57. Mitwalli A et al: Safety of intermediate doses of pyridoxine. Can Med Assoc, 131:14, 1984

    59. Brush MG, Perry M: Pyridoxine and the premenstrual syndrome. Lancet, 1:1399, 1985

    This by Jurriaan Plesman, a clinical nutritionist {2} discusses drug therapy over nutrition in depression.

    April 17, 2008 Posted by | medicine, science, vitamins | , , | Leave a comment

    Epistemology matters {1}

    Reason and Common Ground: A Response to The Creationists’ “Neutrality” Argument

    By Timothy Sandefur

    He summaries the article in an abstract at Social Science Research Network:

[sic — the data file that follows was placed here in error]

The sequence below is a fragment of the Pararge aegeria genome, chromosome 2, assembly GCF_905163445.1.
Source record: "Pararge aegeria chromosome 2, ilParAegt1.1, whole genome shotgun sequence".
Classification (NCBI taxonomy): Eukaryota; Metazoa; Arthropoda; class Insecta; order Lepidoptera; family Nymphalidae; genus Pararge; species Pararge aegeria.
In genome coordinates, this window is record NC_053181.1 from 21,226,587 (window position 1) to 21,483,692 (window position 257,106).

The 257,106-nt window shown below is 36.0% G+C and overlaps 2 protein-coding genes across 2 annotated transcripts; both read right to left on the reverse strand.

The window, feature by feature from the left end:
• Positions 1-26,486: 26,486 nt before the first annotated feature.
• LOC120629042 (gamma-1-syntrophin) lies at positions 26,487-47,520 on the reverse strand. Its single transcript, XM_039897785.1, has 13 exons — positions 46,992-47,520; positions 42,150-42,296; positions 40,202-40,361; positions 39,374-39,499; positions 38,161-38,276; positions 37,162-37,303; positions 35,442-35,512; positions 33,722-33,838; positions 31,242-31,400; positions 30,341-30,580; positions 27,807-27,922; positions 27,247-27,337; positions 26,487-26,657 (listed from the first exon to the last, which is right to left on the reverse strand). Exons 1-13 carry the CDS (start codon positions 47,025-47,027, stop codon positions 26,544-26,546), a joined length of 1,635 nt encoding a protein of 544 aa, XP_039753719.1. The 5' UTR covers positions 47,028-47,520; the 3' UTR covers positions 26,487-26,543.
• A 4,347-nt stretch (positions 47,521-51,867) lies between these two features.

Although it is a well-established scientific fact, evolution remains a controversial subject in the United States, and especially the issue of teaching evolution or creationism in public schools. An argument that appears to be increasingly popular among creationists is based on a postmodernist notion that science is simply one among many different but equal “ways of knowing,” and that its ascendancy over other methods is due to conflicts between social power structures rather than any objective superiority. Several creationist writers have argued that science’s exclusive reliance on natural causes (so called “methodological naturalism”) is an a priori assumption, or an arbitrary preference, and therefore that both it and religion are equally valid epistemologies. In addition, they argue that the Establishment and Free Exercise Clauses of the First Amendment prohibit government from endorsing or granting “preferences” to science over supernaturalism.